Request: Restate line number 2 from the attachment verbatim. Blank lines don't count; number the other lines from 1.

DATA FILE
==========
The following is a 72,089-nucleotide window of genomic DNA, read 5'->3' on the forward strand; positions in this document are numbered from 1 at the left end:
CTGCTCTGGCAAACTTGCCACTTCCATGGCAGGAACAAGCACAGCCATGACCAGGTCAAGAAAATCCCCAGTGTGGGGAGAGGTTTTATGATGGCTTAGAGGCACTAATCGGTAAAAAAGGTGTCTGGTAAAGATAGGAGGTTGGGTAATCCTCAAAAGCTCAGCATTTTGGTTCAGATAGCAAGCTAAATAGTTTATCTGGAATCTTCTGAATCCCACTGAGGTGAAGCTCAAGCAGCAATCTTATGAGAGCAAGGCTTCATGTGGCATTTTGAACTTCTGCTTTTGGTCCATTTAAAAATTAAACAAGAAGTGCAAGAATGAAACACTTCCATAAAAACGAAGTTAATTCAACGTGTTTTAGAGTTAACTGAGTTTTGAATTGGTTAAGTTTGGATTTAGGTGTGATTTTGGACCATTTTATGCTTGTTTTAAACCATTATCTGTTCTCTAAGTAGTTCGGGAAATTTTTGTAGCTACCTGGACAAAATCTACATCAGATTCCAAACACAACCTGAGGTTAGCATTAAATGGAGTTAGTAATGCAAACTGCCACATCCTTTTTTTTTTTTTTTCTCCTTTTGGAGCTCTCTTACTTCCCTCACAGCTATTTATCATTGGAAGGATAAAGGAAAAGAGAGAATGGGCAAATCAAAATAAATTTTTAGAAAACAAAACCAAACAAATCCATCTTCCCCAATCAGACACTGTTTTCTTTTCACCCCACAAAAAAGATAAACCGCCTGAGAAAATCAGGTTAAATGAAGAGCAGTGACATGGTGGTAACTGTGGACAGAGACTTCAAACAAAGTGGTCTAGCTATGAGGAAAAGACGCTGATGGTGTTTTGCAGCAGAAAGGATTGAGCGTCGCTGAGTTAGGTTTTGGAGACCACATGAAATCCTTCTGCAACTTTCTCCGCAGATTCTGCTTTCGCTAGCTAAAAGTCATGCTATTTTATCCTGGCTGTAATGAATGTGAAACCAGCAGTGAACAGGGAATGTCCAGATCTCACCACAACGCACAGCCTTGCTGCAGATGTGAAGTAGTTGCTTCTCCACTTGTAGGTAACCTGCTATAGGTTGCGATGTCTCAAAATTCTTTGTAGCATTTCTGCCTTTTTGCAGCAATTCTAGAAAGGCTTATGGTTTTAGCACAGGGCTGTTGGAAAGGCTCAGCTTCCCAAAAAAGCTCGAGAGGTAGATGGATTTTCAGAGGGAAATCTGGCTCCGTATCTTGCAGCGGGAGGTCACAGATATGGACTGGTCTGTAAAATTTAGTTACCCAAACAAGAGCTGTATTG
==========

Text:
CTGCTCTGGCAAACTTGCCACTTCCATGGCAGGAACAAGCACAGCCATGACCAGGTCAAGAAAATCCCCAGTGTGGGGAGAGGTTTTATGATGGCTTAGAGGCACTAATCGGTAAAAAAGGTGTCTGGTAAAGATAGGAGGTTGGGTAATCCTCAAAAGCTCAGCATTTTGGTTCAGATAGCAAGCTAAATAGTTTATCTGGAATCTTCTGAATCCCACTGAGGTGAAGCTCAAGCAGCAATCTTATGAGAGCAAGGCTTCATGTGGCATTTTGAACTTCTGCTTTTGGTCCATTTAAAAATTAAACAAGAAGTGCAAGAATGAAACACTTCCATAAAAACGAAGTTAATTCAACGTGTTTTAGAGTTAACTGAGTTTTGAATTGGTTAAGTTTGGATTTAGGTGTGATTTTGGACCATTTTATGCTTGTTTTAAACCATTATCTGTTCTCTAAGTAGTTCGGGAAATTTTTGTAGCTACCTGGACAAAATCTACATCAGATTCCAAACACAACCTGAGGTTAGCATTAAATGGAGTTAGTAATGCAAACTGCCACATCCTTTTTTTTTTTTTTTCTCCTTTTGGAGCTCTCTTACTTCCCTCACAGCTATTTATCATTGGAAGGATAAAGGAAAAGAGAGAATGGGCAAATCAAAATAAATTTTTAGAAAACAAAACCAAACAAATCCATCTTCCCCAATCAGACACTGTTTTCTTTTCACCCCACAAAAAAGATAAACCGCCTGAGAAAATCAGGTTAAATGAAGAGCAGTGACATGGTGGTAACTGTGGACAGAGACTTCAAACAAAGTGGTCTAGCTATGAGGAAAAGACGCTGATGGTGTTTTGCAGCAGAAAGGATTGAGCGTCGCTGAGTTAGGTTTTGGAGACCACATGAAATCCTTCTGCAACTTTCTCCGCAGATTCTGCTTTCGCTAGCTAAAAGTCATGCTATTTTATCCTGGCTGTAATGAATGTGAAACCAGCAGTGAACAGGGAATGTCCAGATCTCACCACAACGCACAGCCTTGCTGCAGATGTGAAGTAGTTGCTTCTCCACTTGTAGGTAACCTGCTATAGGTTGCGATGTCTCAAAATTCTTTGTAGCATTTCTGCCTTTTTGCAGCAATTCTAGAAAGGCTTATGGTTTTAGCACAGGGCTGTTGGAAAGGCTCAGCTTCCCAAAAAAGCTCGAGAGGTAGATGGATTTTCAGAGGGAAATCTGGCTCCGTATCTTGCAGCGGGAGGTCACAGATATGGACTGGTCTGTAAAATTTAGTTACCCAAACAAGAGCTGTATTG